BAGELS with SILVERTON Sourdough Starter!
So I finally got around to making bagels yesterday, using my Nancy Silverton starter.
I mixed the dough in my Kitchen Aid using the dough hook as instructed. The mixing goes on for 8 minutes. After mixing is complete, the dough is turned out onto a work surface (Not dusted with flour!). left to rest, then cut into 4 oz segments and left to rest again. Next I rolled each segment into a 6 inch rope then attempted to follow her directions to wrap the dough rope around the back of my hand so that the ends are overlapping on my palm. You are then to roll the dough back and forth to make it into the round shape and seal the ends. This part did not work that well, and the dough didn't come together into a seamless circle. I did the best I could and then put the bagels on a parchment lined baking sheet, covered with a cloth and left overnight in the fridge.
Next day, you put in baking stones and preheat the oven to 450 (I did 475 because my oven never gets up to the temp it says it is).
Remove bagels from fridge and heat a big pot of water to boiling point. Drop bagels into the boiling water for 20 seconds, 10 seconds holding them down with a spoon or spatula so that they're submerged. They are transferred to the prepped baking sheet (parchment paper and semolina sprinkles). I sprinkled them with sesame seeds. When all were ready, I slid them onto the baking tiles and baked them for 20 minutes.
They didn't get browned in my crappy oven, so I turned on the broiler to low for a short time to brown them.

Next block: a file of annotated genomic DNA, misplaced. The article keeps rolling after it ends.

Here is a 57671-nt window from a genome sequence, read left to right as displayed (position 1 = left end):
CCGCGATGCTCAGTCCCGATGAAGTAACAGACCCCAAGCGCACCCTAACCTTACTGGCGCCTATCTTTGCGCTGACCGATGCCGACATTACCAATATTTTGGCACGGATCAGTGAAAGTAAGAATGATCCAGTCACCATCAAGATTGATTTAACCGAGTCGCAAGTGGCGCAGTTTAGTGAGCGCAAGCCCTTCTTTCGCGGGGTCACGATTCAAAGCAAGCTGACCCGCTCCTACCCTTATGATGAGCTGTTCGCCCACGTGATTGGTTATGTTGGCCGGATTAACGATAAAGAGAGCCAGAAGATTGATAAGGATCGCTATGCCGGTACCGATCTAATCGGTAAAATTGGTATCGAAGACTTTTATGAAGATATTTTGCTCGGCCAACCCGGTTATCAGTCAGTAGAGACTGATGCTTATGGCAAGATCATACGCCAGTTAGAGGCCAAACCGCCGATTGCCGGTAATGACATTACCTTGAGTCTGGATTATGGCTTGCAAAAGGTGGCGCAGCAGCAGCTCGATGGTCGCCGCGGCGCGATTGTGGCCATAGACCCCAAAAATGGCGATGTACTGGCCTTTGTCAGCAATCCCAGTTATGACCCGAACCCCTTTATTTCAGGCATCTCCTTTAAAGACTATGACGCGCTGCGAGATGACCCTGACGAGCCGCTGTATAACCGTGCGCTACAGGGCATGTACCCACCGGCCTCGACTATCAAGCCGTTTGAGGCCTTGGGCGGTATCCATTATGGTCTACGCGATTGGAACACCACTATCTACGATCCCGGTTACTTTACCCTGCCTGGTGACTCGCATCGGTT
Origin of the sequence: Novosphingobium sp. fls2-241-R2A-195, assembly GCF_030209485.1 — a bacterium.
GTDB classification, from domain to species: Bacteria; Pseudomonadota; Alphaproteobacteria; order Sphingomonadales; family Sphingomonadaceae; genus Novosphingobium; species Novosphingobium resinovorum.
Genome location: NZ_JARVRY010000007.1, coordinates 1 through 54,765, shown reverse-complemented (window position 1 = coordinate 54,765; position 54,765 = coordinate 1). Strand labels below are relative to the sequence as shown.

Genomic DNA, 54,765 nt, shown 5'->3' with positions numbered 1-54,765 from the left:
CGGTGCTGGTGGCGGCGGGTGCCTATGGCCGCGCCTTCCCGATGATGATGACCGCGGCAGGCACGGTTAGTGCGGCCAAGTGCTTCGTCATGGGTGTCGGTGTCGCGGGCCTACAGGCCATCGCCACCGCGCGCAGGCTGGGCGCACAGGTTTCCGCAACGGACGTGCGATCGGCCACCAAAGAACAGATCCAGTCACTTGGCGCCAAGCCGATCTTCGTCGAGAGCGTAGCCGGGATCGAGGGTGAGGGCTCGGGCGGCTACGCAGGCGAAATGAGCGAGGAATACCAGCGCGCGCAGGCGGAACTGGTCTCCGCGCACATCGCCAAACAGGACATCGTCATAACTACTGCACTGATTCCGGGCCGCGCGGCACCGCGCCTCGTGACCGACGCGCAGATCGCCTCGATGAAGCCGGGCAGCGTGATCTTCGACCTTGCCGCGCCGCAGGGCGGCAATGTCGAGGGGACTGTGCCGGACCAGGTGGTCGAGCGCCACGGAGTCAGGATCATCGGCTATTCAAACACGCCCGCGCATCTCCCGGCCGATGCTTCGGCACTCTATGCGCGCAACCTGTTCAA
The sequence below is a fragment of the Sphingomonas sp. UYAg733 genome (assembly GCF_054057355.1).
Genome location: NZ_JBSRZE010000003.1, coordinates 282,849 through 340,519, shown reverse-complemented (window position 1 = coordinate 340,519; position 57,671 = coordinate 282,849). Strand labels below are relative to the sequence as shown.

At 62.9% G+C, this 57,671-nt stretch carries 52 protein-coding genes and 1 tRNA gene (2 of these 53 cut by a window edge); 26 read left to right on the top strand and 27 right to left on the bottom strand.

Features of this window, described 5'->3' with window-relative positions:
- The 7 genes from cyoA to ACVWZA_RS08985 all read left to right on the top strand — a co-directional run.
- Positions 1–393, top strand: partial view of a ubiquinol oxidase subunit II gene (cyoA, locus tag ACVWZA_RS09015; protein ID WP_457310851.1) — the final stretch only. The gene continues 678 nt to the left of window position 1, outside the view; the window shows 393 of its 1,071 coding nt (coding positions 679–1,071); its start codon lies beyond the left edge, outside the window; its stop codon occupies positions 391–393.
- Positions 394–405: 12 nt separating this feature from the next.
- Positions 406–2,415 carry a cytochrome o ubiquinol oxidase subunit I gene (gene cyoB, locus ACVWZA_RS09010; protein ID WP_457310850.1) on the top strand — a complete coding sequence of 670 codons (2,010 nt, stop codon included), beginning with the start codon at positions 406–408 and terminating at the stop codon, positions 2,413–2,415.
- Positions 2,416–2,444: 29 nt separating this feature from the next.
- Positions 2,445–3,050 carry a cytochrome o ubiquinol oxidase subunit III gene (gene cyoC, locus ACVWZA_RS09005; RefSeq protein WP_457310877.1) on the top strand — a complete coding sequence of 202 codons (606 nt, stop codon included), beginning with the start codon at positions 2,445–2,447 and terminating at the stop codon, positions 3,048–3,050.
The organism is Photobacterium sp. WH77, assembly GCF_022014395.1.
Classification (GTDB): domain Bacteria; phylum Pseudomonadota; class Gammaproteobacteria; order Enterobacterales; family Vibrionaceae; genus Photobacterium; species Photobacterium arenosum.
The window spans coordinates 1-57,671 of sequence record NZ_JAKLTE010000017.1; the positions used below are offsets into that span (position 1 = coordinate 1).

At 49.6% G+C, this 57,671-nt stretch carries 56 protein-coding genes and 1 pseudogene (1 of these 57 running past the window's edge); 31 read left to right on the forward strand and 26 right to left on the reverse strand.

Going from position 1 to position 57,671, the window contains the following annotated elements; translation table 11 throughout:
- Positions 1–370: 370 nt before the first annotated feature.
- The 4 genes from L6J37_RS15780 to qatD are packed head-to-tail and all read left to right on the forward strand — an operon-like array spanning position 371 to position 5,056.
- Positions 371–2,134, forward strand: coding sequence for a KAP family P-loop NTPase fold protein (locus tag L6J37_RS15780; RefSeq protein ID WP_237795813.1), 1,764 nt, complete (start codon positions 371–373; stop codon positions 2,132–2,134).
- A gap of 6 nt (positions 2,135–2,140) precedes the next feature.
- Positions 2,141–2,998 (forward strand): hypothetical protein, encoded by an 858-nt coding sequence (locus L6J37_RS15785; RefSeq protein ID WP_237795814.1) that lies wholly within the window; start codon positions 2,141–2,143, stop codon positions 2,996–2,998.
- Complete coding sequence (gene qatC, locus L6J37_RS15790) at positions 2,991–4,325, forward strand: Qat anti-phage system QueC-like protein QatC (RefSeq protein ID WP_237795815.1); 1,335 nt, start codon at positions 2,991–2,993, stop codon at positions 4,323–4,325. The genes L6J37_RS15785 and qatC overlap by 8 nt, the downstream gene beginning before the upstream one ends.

I must say that these are extremely good. The texture is great and they have a good flavor due to the sourdough starter.
Last night we had them for dinner as a sub for pita bread in my well-tested Nigel Slater Chili Chicken Pita recipe from his fast food book. It's just chunks of chicken marinated in paprika, chilies, onion, and garlic whirred in the blender. Then they're fried in a heavy skillet until browned and served usually in a pita along with a yoghurt sauce. The bagels were a good sub. for the pita. The chicken recipe is a variation of Chicken Tikka, I think.
Then next test will be lox and bagels this weekend. I'm freezing some of them until then. If you have the starter prepped, this is not a difficult recipe. I'd say it'd be a lifesaver if one lived in a place where good bagels weren't available. That's pretty much true of the SF Bay Area. Being originally from L.A., I really miss good bagels.
The best bagels I have had I bought in New Jersey. We get bagels here in Georgia, but they are NOT what you get in the Northeast any more than pizza you get here is like NY pizza (The best pizza in the world is made in New York!!)
I have never thought to make my own bagels. I have seen how they get made with those bagel machines that push the dough through an extruder that makes the hole and drops them right into the boiling water. The idea of making my own bagels has always intimidated me. Since you are obviously a bagel fan, you have convinced me to try this recipe. I have a good gas oven so hopefully my bagels will brown without a follow up broil cycle. Thank you for sharing this!!
Joan, I could never understand peoples' passion with bagels until I tasted the real thing. I haven't tried baking them, but I was impressed by Glezer's recipe in "A blessing of bread." I got the book at a book signing in Wisconsin and asked her about sourdough adaptation. She said most of the recipes in that book will work as sourdough. What I liked about her version is the meticulous instructions which cover points most other people don't. Have any Chowhounds compared them?